Journal of Korean Academy of Oral Health 2014; 38(1): 17-24
Published online March 30, 2014 https://doi.org/10.11149/jkaoh.2014.38.1.17
Copyright © Journal of Korean Academy of Oral Health.
Hye-sung Kim1, Eunsuk Ahn2, Min-Young Kim2, Sun-Mi Kim2, Hosung Shin2
1Apple Tree Dental Hospital, Ilsan, 2Department of Humanity and Social Dentistry, Wonkwang University College of Dentistry, Iksan, Korea
Objectives: This empirical study aimed to identify the differences in expenditures by household incomelevel, as well as the patterns of dental care spending by dental services.Methods: We analyzed the Korea Health Panel’s data collected between 2008 and 2010. We calculatedexpenditures by service items by itemizing dental care services such as conservative, prosthetic,orthodontic, periodontal, surgical, preventive, dental implant care. Then we obtained the ratios ofspending per item and per visit to overall out-of-pocket spending on dental care and used these as theweights for dental care cost allocation. Income quintiles were derived using the equivalence scale. Kakwani’sconcentration index was used to determine the degree of disparity by income quintile, and 95%confidence intervals were computed.Results: Out-of-pocket expenditures on dental care steadily increased over time and income quintile.The analysis of dental care spending by income quintile revealed that the level of expenditure of the firstincome quintile was 3.6 times lower than that of the fifth income quintile. In terms of expenditure comparisonbetween 2008 and 2010, the first quintile households showed an increased spending on prostheticand periodontal treatments, whereas the fifth quintile households spent a relatively high proportionon orthodontic and dental implant care. The concentration index revealed that conservative servicesand root canal treatments was significant and positive, indicating that the demand for, and utilizationof, these services increase as household income increases. In contrast, prosthetic services showed asignificant negative trend, indicating that these services are not as common among those with higherincomes.Conclusions: To address the problems associated with the disparity in dental care expenditures basedon income levels, it is necessary to establish policies that expand health insurance coverage and provideother supportive measures for low-income populations.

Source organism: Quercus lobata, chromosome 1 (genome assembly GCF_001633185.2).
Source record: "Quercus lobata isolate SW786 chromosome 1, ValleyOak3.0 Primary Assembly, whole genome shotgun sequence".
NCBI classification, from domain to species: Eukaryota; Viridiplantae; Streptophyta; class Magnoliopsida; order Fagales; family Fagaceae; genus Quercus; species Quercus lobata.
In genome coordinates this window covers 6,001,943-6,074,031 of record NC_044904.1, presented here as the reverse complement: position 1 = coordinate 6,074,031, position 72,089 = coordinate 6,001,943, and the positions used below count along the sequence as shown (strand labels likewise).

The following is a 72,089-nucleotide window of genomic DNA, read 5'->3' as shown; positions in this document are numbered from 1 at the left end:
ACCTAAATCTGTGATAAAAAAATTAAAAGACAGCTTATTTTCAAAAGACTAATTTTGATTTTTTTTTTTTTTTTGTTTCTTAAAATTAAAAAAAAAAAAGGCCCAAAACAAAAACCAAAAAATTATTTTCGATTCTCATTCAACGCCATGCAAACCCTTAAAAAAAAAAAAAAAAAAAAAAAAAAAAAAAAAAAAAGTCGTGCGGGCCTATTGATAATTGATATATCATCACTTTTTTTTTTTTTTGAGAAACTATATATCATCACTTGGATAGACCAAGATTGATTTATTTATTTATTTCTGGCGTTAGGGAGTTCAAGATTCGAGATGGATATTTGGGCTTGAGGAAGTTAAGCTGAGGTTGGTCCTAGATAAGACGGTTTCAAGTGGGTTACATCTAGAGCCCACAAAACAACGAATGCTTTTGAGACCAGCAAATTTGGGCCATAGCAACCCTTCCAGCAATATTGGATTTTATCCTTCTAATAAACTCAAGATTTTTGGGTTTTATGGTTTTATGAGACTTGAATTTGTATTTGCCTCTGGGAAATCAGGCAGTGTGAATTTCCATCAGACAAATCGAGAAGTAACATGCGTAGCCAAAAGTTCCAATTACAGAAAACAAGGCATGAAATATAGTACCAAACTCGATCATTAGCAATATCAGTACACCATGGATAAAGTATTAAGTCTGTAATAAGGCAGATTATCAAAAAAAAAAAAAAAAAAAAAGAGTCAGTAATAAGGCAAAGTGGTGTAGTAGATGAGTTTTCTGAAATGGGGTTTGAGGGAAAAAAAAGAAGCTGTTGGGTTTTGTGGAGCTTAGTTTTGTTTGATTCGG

Keywords: Dental care expenditures, Household income, Concentration index, Korea Health Panel
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